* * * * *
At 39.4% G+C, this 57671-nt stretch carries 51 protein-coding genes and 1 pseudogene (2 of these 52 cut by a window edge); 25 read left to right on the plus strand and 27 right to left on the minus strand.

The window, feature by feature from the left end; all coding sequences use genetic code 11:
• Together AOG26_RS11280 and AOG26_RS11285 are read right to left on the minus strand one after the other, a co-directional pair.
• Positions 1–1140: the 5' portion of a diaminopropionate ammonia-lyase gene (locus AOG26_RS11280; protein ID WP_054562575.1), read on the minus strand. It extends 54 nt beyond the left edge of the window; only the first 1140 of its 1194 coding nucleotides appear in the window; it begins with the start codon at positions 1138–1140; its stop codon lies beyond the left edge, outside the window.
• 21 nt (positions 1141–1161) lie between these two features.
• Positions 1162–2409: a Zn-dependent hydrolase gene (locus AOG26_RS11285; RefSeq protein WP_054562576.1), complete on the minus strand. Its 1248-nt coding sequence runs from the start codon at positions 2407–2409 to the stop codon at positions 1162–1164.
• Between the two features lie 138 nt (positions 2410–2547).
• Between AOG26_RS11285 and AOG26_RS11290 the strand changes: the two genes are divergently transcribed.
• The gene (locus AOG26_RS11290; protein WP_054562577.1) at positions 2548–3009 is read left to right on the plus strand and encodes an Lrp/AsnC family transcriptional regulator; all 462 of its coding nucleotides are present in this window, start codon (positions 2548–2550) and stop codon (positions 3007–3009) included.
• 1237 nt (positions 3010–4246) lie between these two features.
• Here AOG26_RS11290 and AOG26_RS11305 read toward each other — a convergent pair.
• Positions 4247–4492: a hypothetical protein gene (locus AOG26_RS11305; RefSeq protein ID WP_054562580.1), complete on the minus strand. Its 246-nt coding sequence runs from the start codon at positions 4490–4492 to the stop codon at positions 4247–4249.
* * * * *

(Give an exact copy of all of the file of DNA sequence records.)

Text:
At 39.4% G+C, this 57671-nt stretch carries 51 protein-coding genes and 1 pseudogene (2 of these 52 cut by a window edge); 25 read left to right on the plus strand and 27 right to left on the minus strand.

The window, feature by feature from the left end; all coding sequences use genetic code 11:
• Together AOG26_RS11280 and AOG26_RS11285 are read right to left on the minus strand one after the other, a co-directional pair.
• Positions 1–1140: the 5' portion of a diaminopropionate ammonia-lyase gene (locus AOG26_RS11280; protein ID WP_054562575.1), read on the minus strand. It extends 54 nt beyond the left edge of the window; only the first 1140 of its 1194 coding nucleotides appear in the window; it begins with the start codon at positions 1138–1140; its stop codon lies beyond the left edge, outside the window.
• 21 nt (positions 1141–1161) lie between these two features.
• Positions 1162–2409: a Zn-dependent hydrolase gene (locus AOG26_RS11285; RefSeq protein WP_054562576.1), complete on the minus strand. Its 1248-nt coding sequence runs from the start codon at positions 2407–2409 to the stop codon at positions 1162–1164.
• Between the two features lie 138 nt (positions 2410–2547).
• Between AOG26_RS11285 and AOG26_RS11290 the strand changes: the two genes are divergently transcribed.
• The gene (locus AOG26_RS11290; protein WP_054562577.1) at positions 2548–3009 is read left to right on the plus strand and encodes an Lrp/AsnC family transcriptional regulator; all 462 of its coding nucleotides are present in this window, start codon (positions 2548–2550) and stop codon (positions 3007–3009) included.
• 1237 nt (positions 3010–4246) lie between these two features.
• Here AOG26_RS11290 and AOG26_RS11305 read toward each other — a convergent pair.
• Positions 4247–4492: a hypothetical protein gene (locus AOG26_RS11305; RefSeq protein ID WP_054562580.1), complete on the minus strand. Its 246-nt coding sequence runs from the start codon at positions 4490–4492 to the stop codon at positions 4247–4249.